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Operators are used to cause an operation (or mathematical action) to be performed on one (such as !) or two operands. The easy and common example is 1 + 2 where 1 and 2 are operands, and the + is the operator.
This concept can be extended much further with LSL since operands can be variables with the special case of the assignment operators requiring that the left hand side be a variable.
|()||Parentheses||a * (b + c)|
|||Brackets: list constructor||[a, 2, "this", 0.01]|
|(type)||Typecasting||message = "The result is:" + (string) result;|
|! ~ ++ --||Binary-NOT, Bitwise-NOT, Increment, Decrement||counter++;|
|* / %||Multiply/Dot-Product, Divide, Modulus/Cross-Product||rollover = (count + 1)%5;|
|-||Subtraction||one = 3 - 2;|
|+||Addition or joining Strings|| two = 1+1;
text = "Hello" + "World";
|+||Concatenation or joining Lists|| myList = [1, 2, 3] + [4, 5];
newList = oldList + addList;
|<< >>||Left Shift, Right Shift||eight = 4 << 1;|
|< <= > >=|| Less Than, Less Than Or Equal To,
Greater Than, Greater Than or Equal To
|isFalse = (6 <= 4);|
|== !=||Comparison Equal, Comparison Not Equal||isFalse = ("this" == "that");|
|&||Bitwise AND|| zero = 4 & 2;
four = 4 & 4;
|^||Bitwise XOR|| zero = 4 ^ 4;
six = 4 ^ 2;
||||Bitwise OR|| four = 4 | 4;
six = 4 | 2;
|||||Logical OR||isTrue = (FALSE || TRUE);|
|&&||Logical AND||isFalse = (FALSE && TRUE);|
|= += -= *= /= %=||Assignment||four = 4;|
Note: Unlike most, if not all, other languages that use the C style && and || operators, both operands are always evaluated. For example,
<lsl>if (TRUE || 1/0) llSay( 0, "Aha!" );</lsl>
will cause a Math Error rather than say "Aha".
Note: The ++ (increment) and -- (decrement) have their effect on their number either before or after the number is evaluated when used in conditions dependent on whether they are before or after the number.
<lsl>integer count; if(!(++count)) // Is incremented then evaluated. llSay(0, "Aha"); // Will not be said.</lsl>
<lsl>integer count; if(!(count++)) // Is evaluated then incremented. llSay(0, "Aha"); // Will be said.</lsl>
Note: The order of precedence of boolean operators is unclear. It is possible that there is a bug in the expression parser, making precedence inconsistent, or it may simply be that || and && have equal precedence; testing is inconclusive. Thus, when in doubt, parenthesize.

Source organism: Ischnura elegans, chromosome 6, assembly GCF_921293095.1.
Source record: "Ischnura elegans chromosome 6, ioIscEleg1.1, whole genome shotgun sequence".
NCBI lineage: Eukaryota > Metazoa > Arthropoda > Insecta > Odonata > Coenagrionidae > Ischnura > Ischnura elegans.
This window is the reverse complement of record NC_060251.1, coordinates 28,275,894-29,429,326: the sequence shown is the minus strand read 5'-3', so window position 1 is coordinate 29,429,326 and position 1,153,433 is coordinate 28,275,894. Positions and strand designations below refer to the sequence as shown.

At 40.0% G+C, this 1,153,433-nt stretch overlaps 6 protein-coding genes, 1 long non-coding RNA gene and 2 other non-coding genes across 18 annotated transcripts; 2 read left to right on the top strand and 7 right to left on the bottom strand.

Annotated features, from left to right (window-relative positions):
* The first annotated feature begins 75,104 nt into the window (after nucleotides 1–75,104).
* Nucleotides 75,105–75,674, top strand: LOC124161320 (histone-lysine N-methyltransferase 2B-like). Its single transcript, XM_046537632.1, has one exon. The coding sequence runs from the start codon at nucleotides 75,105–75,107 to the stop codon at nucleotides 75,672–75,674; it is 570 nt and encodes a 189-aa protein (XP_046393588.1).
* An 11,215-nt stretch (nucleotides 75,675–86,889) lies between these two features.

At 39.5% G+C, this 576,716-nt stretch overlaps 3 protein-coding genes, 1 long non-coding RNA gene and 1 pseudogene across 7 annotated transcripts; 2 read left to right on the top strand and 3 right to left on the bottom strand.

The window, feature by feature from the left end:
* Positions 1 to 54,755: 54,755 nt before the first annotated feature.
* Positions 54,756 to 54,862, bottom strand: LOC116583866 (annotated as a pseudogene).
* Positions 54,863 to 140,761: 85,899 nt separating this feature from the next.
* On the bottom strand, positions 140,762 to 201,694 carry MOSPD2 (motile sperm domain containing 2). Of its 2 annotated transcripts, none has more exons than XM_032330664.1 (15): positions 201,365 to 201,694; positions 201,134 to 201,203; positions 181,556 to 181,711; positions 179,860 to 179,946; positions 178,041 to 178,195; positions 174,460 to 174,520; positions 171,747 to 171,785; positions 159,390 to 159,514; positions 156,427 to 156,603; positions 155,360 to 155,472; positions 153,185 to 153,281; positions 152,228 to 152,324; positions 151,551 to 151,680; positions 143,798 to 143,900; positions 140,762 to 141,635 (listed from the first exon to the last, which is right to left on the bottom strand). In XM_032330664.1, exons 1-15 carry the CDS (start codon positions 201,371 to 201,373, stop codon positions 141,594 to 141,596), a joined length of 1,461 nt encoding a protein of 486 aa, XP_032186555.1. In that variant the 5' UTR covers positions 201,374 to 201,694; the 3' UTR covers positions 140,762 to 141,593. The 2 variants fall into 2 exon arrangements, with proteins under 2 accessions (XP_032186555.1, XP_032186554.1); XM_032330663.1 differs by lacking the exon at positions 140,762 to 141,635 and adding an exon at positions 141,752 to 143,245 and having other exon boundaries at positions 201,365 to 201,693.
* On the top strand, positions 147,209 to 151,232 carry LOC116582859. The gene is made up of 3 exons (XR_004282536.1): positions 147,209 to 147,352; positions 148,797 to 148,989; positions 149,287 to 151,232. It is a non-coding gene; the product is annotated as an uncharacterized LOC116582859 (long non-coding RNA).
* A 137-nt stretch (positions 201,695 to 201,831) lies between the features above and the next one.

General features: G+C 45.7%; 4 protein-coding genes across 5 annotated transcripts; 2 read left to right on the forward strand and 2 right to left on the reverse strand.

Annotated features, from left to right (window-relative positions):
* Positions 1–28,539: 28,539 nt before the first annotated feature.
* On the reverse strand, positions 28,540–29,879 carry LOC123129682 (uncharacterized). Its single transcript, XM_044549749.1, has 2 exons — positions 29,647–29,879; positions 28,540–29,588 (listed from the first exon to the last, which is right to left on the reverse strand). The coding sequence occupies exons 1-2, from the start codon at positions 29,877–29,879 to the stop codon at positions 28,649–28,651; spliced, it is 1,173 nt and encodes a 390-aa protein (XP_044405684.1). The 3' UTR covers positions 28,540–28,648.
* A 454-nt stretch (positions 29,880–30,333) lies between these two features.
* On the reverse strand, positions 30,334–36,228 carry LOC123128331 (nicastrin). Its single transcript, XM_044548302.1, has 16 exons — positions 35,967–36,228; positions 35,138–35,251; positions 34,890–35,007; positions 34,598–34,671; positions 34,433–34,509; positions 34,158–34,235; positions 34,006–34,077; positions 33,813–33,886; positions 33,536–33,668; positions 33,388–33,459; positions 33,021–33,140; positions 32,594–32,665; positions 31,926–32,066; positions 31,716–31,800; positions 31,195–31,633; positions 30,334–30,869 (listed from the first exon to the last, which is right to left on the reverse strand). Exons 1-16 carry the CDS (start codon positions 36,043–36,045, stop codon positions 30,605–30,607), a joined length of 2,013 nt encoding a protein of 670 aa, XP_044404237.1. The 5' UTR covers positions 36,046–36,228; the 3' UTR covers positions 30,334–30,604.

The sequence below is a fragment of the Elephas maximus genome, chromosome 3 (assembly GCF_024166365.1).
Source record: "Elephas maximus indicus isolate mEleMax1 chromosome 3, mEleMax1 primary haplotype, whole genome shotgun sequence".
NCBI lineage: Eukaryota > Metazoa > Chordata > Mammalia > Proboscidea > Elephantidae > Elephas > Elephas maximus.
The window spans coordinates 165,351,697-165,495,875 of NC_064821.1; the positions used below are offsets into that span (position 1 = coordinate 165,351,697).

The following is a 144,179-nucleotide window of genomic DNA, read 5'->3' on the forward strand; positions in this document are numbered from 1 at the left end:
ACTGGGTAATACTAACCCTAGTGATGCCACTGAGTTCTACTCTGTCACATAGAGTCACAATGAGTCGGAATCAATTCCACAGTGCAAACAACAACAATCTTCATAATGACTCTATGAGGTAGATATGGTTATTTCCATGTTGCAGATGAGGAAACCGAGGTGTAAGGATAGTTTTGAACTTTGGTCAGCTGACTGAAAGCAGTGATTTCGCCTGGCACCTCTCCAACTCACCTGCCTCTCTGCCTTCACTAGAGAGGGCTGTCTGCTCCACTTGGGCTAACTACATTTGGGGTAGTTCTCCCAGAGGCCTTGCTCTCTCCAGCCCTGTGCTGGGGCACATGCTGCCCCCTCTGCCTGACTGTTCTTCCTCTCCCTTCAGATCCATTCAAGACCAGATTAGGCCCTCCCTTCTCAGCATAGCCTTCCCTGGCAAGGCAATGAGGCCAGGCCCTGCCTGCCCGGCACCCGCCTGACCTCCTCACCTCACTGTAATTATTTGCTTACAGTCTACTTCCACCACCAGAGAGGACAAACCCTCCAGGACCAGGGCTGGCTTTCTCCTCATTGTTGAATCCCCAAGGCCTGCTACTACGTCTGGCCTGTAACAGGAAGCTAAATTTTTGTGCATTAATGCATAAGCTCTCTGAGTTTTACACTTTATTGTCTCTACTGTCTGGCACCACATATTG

Note: The order of evaluation appears to be backwards from most languages. If the value of x starts as 1 then the first two conditions below evaluate false and the second two evaluate true:
<lsl>(x && (x = 0) == 0 && x)</lsl> <lsl>(x && (x = 0) == 0 && x == 0)</lsl> <lsl>(x == 0 && (x = 0) == 0)</lsl> <lsl>(x == 0 && (x = 0) == 0 && x)</lsl>
Both sides are evaluated regardless of the the truth of either side.
|Left Type||Right Type||Result Type||Description|
|integer||integer||integer||Adds left and right|
|integer||float||float||Adds left and right|
|float||integer||float||Adds left and right|
|string||string||string||Concatenates right onto the end of left.|
|list||*||list||Concatenates right onto the end of left.|
|*||list||list||Affixes left onto the start of right.|
|vector||vector||vector||Adds left and right|
|rotation||rotation||rotation||Adds left and right|
Not useful for combining rotations, use * or / instead.
|Simple assignment operator||Shorthand operator|
|a = a + 1||a += 1|
|a = a – 1||a -= 1|
|a = a * (n+1)||a *= (n+1)|
|a = a / (n+1)||a /= (n+1)|
|a = a % b||a %= b|
Due to De Morgan's laws, by row code in the AND column is logically equivalent to code in the OR. a and b need not be variables, they can be expressions. In certain circumstances these equivalencies can be used to simplify complex code. It is important not to confuse the two sets when using them. The first two rows depict De Morgan's laws as it is formulated, the second two build upon it.